Data from the Centre for Cities has found that footfall in UK cities is at just 17% of pre-lockdown levels in the first two weeks of August, making it clear that workers have yet to return to the office. Now though, with a major push from the UK government to encourage staff back into the office we may start to see things change. However, while we could soon see busier city centers, offices will have to be reshaped around the new societal norms we now have in play. One of the areas set for the biggest change is that of Wi-Fi. Social distancing measures coupled with increased video conferencing calls are set to put a huge strain on the connectivity and Wi-Fi networks that businesses depend on.
The importance of good connectivity was recently highlighted too in research from Zen Internet which estimates that employees could be losing as much as 72 minutes of work a day from slow connections alone. It is no wonder then, that connectivity and Wi-Fi in particular are being moved up the business agenda. However, before signing off on a new project and investing in a new Wi-Fi network, businesses must carefully plan and assess their needs. So to get started with the planning process, here are the first six questions you should ask:
Do I really need a tailor-made Wi-Fi network?
Absolutely. Your Wi-Fi network is only as good as the planning you put into it. For instance, it’s worth mapping out your business focus areas and understanding the geography of your working space. This can include looking at the physical make-up of an office such as how thick and dense the walls are or how densely populated the space is. It’s equally important to know the main applications and users’ needs. For example, laptops have stronger built-in antennas than mobile phones, so if your users are predominantly using mobile devices, such as smartphones and tablets, you will need to factor this into your network planning. All of this will help you avoid network traffic jams. Using predictive modelling platforms will help you visualize your network deployment. Finally, once your design criteria is laid out, always do a post-deployment survey to ascertain its efficiency and make sure your Wi-Fi network works for you.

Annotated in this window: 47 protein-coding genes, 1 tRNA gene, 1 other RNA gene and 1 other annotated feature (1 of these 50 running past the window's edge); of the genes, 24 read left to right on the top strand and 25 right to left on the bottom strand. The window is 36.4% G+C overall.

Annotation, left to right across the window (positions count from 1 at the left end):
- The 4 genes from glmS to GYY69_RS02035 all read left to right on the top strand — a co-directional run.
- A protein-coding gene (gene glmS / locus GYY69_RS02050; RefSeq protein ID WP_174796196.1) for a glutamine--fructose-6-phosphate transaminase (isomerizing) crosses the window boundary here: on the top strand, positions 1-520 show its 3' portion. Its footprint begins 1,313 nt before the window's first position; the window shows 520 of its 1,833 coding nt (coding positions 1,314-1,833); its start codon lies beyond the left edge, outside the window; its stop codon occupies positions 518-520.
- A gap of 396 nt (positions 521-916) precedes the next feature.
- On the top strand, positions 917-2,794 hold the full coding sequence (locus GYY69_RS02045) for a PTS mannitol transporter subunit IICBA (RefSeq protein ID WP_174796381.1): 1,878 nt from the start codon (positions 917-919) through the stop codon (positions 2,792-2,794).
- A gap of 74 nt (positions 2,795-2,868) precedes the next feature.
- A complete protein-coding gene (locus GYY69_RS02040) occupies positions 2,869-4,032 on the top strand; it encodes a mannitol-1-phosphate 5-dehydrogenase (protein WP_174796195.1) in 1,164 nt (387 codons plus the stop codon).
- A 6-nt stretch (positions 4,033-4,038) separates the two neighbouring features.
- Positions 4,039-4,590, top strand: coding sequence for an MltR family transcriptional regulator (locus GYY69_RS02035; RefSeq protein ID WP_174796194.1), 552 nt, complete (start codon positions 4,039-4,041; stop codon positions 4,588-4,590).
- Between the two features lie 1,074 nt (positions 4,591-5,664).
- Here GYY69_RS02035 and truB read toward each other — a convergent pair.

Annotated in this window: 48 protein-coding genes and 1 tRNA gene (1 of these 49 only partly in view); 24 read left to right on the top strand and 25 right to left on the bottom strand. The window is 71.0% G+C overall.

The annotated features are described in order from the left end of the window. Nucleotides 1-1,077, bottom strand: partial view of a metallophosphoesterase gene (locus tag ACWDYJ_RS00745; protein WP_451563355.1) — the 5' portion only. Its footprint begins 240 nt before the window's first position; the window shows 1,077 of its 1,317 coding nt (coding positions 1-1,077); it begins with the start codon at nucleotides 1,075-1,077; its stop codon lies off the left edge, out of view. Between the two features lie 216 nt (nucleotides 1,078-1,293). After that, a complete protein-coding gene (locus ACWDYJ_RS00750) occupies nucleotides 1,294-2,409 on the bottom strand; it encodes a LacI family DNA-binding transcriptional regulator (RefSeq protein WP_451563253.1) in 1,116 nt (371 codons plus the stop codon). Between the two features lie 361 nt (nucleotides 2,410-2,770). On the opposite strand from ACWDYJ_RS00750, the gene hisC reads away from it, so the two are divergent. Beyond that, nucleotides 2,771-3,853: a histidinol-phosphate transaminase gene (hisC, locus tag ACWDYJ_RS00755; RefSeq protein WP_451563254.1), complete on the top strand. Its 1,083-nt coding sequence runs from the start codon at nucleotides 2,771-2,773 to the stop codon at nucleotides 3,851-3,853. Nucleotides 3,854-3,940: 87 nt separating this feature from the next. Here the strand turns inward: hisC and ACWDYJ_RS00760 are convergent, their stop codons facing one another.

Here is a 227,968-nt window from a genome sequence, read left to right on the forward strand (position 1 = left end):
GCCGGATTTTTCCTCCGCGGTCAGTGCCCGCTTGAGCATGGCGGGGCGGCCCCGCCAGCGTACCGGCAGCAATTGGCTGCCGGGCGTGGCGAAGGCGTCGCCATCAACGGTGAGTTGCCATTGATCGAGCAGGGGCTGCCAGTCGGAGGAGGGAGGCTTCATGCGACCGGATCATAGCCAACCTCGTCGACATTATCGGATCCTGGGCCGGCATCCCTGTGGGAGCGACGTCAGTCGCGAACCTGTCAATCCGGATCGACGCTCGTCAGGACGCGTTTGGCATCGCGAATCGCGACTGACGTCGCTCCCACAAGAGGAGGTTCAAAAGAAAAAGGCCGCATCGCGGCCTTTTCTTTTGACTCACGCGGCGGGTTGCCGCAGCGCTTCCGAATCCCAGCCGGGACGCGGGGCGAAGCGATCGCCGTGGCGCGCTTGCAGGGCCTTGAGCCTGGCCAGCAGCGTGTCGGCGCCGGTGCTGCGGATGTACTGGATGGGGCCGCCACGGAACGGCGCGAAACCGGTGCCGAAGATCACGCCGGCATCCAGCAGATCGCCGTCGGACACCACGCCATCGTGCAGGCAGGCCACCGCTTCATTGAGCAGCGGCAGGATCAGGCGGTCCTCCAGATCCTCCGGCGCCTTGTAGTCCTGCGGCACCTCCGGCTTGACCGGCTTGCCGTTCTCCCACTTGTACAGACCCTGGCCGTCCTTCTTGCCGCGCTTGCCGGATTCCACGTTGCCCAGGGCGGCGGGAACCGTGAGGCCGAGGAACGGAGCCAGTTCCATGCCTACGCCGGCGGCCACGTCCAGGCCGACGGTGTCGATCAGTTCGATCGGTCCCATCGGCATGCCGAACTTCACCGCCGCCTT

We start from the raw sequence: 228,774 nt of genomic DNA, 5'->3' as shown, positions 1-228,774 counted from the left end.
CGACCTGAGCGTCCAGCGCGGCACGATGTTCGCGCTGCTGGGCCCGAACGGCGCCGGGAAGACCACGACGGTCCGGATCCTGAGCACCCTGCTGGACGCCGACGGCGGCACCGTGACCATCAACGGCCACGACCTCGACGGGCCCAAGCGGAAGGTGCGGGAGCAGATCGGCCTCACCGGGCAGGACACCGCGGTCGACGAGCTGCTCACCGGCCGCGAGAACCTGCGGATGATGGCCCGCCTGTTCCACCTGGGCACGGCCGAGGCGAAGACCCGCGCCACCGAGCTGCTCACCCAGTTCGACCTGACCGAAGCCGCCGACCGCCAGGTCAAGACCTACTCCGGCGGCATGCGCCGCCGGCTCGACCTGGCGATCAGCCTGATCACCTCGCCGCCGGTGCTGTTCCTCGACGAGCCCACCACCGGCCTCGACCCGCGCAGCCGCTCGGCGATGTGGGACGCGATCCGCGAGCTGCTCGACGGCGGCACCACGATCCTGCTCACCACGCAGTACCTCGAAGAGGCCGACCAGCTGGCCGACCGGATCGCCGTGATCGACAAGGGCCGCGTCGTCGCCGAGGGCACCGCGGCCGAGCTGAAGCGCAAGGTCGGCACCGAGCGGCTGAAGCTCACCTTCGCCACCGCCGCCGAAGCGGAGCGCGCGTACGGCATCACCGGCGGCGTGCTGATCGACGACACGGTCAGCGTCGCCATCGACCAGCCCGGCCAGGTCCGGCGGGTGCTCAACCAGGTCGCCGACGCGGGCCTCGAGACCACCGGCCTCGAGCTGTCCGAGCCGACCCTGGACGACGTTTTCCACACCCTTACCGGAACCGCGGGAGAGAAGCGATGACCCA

Do I need a better WiFi network?
When poor connectivity impacts productivity, it is time to review your network. An efficient Wi-Fi network can be an all too important competitive differentiator, especially in the current environment as it impacts your employees and customers experience on a day-to-day basis.
What is Wi-Fi 6 and do I need it?
Wi-Fi 6 (otherwise called 802.11ax) is the latest standard in Wi-Fi. It offers better speed but this is just the beginning. It has superior efficiency; by splitting out Wi-Fi channels, more devices can use the network at the same time with minimal interference. The more widely it is adopted, the bigger the benefits will be. However, Wi-Fi 6 alone will not necessarily result in a better connectivity experience. Good network design is required for it to operate effectively This is why planning and working with providers who can aid this process is so important.
Which businesses are most impacted by the effectiveness of their Wi-Fi network?
High-density environments, like warehouses are especially in need of good Wi-Fi networks. With multiple autonomous robots connected to a network, the sheer density of connections can put a strain on the effectiveness of a Wi-Fi network, and impact business flow and productivity. Multi-tenanted buildings are another example of high-density Wi-Fi networks, only this time much of it is out of your control. Having good analysis and design tools can help you overcome the challenges of “Wi-Fi Noisy” neighbors and help you to be a courteous neighbor too.
What does standard Wi-Fi performance look like?
Two key vectors for measuring any Wi-Fi performance are mobility and coverage. The overall performance is dependent on the applications being used, however around three to five Mbps, and 25 devices per access point is the average. Any increase in applications and devices requiring Wi-Fi bandwidth and low latency, such as those we have seen since the start of the pandemic, will drive the need to adopt the latest standards and deploy better network designs.
Why not just wait until Wi-Fi gets upgraded again?
Wi-Fi environments should be active, not static. Many things do and will change following your initial design and professional implementation. These changes will range anywhere from the physical configuration of space to new networks being set up nearby, or even as users troubleshoot their connectivity issues. Therefore, using tools that measure user experience quality, as well as making regular assessments and updates are a necessity.
The move to reopen offices in a safe and socially distant way is an opportunity that businesses should not overlook. Taking the time now to map, plan and install the right Wi-Fi network will help with productivity and begin the transition to the next normal and future proof business in a way that has never been possible before. The technology and tools to do this are here and ready to help your business build the Wi-Fi network it now needs.